Apparently, the Institute of Preventive and Clinical Medicine, widely respected throughout Europe and the only institute in the country dedicated to the science of preventive medicine, is the last on the government's list of disappearing research facilities. The Institute of Preventive and Clinical Medicine has an impressive list of research activities, including: participation in seven international projects supported by the European Commission; long standing cooperation on projects with the US National Institute for Environmental Health Sciences, the Centres for Disease Control, the World Health Organisation, the Environmental Protection Agency, collaborations with universities and centres of excellence throughout Europe and the US; numerous scientific journal editorships; the sole guarantor of clinical audits in Slovakia; and having a leading position in many scientific areas documented by an excellent record of publications in leading national and international journals. The Institute's scientific staff has great respect within the international scientific community.
Apparently, the only group that does not value the Institute's work is the Slovak government's decision makers. When recently asked to justify the impending plan to effectively weaken the Institute of Preventive and Clinical Medicine, the Minister of Health could provide no coherent explanation. He referred vaguely to a recent audit that proposed several plans for improving health care delivery in Slovakia but it was obvious to everyone who read the publicly available audit that the Minister himself had not bothered to read it. None of the changes he plans are justified, or mentioned, in the audit.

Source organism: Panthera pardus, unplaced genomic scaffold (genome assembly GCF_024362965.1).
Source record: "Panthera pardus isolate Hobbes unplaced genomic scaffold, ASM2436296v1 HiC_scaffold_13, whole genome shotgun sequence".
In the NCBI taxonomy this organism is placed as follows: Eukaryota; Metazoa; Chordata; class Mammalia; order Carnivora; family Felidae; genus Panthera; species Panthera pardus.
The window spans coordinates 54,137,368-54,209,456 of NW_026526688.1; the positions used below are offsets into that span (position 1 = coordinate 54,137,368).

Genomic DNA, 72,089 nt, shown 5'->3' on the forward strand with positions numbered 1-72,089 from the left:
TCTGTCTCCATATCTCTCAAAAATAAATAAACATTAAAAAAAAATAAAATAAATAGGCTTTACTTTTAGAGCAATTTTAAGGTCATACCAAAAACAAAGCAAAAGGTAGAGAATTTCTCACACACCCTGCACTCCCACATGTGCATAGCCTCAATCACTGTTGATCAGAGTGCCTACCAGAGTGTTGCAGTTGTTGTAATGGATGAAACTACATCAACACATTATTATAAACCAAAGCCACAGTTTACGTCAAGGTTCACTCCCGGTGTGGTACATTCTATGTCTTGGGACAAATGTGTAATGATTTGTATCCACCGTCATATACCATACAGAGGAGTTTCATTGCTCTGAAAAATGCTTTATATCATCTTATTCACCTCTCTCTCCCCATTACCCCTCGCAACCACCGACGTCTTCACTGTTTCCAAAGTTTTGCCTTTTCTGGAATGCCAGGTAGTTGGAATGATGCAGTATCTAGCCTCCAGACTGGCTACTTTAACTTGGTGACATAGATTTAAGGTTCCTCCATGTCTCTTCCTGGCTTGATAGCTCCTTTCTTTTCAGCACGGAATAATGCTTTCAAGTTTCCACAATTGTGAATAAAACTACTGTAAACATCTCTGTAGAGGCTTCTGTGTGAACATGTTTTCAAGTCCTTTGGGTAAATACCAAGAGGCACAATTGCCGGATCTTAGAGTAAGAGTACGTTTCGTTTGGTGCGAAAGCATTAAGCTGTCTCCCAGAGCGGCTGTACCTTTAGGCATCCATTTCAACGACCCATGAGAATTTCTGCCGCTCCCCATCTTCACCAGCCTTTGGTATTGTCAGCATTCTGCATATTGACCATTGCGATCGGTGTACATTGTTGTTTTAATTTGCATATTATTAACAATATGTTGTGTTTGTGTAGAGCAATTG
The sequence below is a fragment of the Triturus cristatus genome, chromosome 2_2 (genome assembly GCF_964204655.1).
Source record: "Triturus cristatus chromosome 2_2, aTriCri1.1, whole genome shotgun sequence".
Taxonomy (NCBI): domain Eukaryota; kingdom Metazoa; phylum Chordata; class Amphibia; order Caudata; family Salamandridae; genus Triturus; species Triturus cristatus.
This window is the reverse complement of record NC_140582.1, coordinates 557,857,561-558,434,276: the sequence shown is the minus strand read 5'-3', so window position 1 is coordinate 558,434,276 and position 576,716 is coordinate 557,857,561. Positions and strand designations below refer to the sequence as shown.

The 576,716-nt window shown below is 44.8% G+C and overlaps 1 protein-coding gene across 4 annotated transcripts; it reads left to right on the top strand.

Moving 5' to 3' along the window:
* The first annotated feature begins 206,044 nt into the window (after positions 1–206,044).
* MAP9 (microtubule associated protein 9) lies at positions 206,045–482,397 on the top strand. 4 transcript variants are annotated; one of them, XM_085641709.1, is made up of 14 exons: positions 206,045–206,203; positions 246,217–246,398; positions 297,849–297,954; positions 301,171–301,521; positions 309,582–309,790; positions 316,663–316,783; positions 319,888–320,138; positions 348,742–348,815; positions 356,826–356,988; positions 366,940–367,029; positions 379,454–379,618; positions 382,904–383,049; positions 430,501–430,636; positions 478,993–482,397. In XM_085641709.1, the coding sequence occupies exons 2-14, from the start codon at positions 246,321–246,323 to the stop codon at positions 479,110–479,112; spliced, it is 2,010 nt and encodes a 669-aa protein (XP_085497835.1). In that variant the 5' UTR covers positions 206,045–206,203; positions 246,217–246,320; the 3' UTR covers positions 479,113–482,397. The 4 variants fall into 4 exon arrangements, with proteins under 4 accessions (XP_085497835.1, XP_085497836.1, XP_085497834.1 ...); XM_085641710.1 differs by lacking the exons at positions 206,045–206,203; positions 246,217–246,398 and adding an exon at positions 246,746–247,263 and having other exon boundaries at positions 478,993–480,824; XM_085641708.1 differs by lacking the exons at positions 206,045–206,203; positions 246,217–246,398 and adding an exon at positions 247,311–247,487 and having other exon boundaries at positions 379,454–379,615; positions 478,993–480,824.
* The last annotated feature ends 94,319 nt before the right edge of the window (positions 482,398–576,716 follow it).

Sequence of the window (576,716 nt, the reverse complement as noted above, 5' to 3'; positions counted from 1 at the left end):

This latest in the current series of actions by the Slovak Ministry of Health has many serious consequences. One of the finest and most needed medical research institutes in Central Europe will be dismantled. Scores of world-class Slovak scientists will have their cutting-edge research limited or will be forced to move to other countries to continue their work. And young, aspiring Slovak scientists will have no role models or opportunities to pursue medical research careers in their own country. While most Central European countries are investing more, not less, in medical research, Slovakia will become the poor, scientific step-child of the region.
But the most important consequence of the present string of ill-founded and arbitrary decisions by the Health Ministry is that the lives of tens of thousands, if not millions, of present and future Slovak citizens will be diminished long after present government officials have left office. The environmental contaminants that will cause future cancers will be unidentified, unstudied, and, therefore, not controlled. Physicians will have to depend on research in other countries to provide new medical knowledge and hope that it applies to the patients they treat in Slovakia. Innovative public health programmes for prevention, rather than more costly treatment, of many diseases will be diminished.
If the Slovak Republic is to truly take its place among members of NATO and the European Community, decisions by government officials must be open to public discussion and explanation. Secretive, arbitrary, and unfounded decision-making is no longer acceptable. Let the Minister of Health openly describe his vision of health care and medical research for the future of Slovakia. Let him explain to the international scientific community, to parliament, to the media, and to the people of Slovakia why his decisions are in the best interests of the country.

Thomas M. Cook,
Professor, College of Public Health, the University of Iowa
Co-Director, International Institute for Rural and Environmental Health, Bratislava